Seeing the foliage shake high up as I climb makes me nervous.

Winchman

Branched out member
I've set up two tie-in points recently on what looked like sturdy crotches on healthy pine trees, but when I started climbing I could see the foliage further up shaking quite a bit each time I advanced. Part of me says it's no problem, but the other part that says NO WAY wins out. In both cases the lead is at least four inches in diameter at the TIP angling slightly away from the vertical line of the lower trunk. That would have given me a little more clearance from the trunk and lower limbs, and made climbing easier.

It's just recreational climbing, but I'd like to enjoy setting up and using some more TIPs. How do you go about convincing yourself a TIP is safe when you can see the foliage shaking as you climb?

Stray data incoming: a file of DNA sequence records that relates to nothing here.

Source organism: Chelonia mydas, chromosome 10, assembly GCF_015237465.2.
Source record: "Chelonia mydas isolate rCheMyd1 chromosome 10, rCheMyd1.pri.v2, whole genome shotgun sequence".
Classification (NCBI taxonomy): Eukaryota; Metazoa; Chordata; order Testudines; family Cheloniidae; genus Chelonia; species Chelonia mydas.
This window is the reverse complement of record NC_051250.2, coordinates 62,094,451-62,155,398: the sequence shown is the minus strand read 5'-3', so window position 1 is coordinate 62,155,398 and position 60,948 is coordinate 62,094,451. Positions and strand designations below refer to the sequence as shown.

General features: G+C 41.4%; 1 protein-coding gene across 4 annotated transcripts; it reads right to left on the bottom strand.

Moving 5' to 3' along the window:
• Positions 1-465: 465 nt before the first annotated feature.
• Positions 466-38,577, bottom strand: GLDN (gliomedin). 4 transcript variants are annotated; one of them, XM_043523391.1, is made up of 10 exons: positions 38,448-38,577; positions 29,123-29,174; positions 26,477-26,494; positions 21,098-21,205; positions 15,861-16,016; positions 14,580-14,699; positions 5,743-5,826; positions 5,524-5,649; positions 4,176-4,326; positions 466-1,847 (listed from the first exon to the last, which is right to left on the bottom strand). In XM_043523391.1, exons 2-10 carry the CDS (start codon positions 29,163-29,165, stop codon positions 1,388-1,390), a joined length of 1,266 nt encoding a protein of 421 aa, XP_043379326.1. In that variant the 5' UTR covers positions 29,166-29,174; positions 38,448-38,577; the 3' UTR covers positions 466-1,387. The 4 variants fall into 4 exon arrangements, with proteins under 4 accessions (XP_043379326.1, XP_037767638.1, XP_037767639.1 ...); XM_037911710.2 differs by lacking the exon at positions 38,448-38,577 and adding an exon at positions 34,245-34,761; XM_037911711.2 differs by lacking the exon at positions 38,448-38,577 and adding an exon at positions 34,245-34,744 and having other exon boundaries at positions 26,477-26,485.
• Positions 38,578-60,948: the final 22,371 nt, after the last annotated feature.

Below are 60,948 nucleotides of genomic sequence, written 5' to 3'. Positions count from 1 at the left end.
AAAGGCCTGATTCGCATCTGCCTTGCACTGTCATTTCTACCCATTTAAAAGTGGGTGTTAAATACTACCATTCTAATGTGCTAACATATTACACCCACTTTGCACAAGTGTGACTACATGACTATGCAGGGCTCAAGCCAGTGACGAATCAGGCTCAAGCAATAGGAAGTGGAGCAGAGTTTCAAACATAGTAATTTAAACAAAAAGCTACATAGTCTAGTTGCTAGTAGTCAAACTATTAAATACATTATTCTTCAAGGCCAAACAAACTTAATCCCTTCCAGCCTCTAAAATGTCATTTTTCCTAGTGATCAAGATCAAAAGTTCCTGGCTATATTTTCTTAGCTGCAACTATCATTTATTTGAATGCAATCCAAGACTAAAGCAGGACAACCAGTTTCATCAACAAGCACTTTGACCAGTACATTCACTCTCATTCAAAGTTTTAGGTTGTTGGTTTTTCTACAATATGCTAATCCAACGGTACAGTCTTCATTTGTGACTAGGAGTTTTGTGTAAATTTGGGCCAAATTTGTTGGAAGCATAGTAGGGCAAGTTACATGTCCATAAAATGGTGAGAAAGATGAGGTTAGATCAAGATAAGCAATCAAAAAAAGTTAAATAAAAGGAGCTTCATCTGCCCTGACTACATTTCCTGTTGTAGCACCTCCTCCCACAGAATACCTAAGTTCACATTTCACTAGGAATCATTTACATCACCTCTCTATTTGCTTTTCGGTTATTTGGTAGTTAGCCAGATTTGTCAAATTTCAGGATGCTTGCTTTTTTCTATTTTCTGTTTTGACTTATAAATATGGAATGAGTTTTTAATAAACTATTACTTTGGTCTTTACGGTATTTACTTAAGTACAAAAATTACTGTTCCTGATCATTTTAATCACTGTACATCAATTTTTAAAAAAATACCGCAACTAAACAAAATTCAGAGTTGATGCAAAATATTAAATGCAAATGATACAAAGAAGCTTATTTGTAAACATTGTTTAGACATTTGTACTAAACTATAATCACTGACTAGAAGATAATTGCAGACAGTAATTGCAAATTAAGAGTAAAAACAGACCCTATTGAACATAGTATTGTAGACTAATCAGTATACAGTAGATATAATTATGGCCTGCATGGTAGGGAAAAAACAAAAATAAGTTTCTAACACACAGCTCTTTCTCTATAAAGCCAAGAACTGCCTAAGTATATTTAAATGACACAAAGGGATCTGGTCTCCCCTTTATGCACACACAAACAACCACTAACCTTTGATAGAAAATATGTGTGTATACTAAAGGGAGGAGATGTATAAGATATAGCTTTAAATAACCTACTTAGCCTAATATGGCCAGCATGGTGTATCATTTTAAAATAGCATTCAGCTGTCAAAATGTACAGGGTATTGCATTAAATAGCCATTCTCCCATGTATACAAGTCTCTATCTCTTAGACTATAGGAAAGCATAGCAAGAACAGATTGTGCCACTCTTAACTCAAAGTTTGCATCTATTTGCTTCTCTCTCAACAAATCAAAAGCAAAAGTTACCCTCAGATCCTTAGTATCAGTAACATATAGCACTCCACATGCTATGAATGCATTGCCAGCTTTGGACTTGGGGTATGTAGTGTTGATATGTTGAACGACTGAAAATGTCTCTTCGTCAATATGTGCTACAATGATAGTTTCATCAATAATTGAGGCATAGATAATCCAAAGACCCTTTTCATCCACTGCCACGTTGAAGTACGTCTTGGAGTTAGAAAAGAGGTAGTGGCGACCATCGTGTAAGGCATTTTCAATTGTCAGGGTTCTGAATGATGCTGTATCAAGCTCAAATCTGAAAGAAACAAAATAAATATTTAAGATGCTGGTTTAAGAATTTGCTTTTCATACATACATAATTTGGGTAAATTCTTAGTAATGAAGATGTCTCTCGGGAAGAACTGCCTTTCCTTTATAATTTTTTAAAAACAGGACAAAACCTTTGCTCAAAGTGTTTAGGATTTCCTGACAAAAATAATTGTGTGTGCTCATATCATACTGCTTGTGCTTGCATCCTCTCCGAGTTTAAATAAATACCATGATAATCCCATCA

Tom Dunlap

Here from the beginning
Administrator
How do you go about convincing yourself a TIP is safe when you can see the foliage shaking as you climb?


@Richard Mumford-yoyoman has written up a TIP testing protocol that is valid. Take some time in Search and you should find his write up

White pine is in the group of trees that should NEVER have a rope routed over limbs. Your rope should always go around the tree trunk and over at least one, better two, branches in the whorl.
 

Stumpsprouts

Branched out member
Location
Asheville
That would have given me a little more clearance from the trunk and lower limbs, and made climbing easier.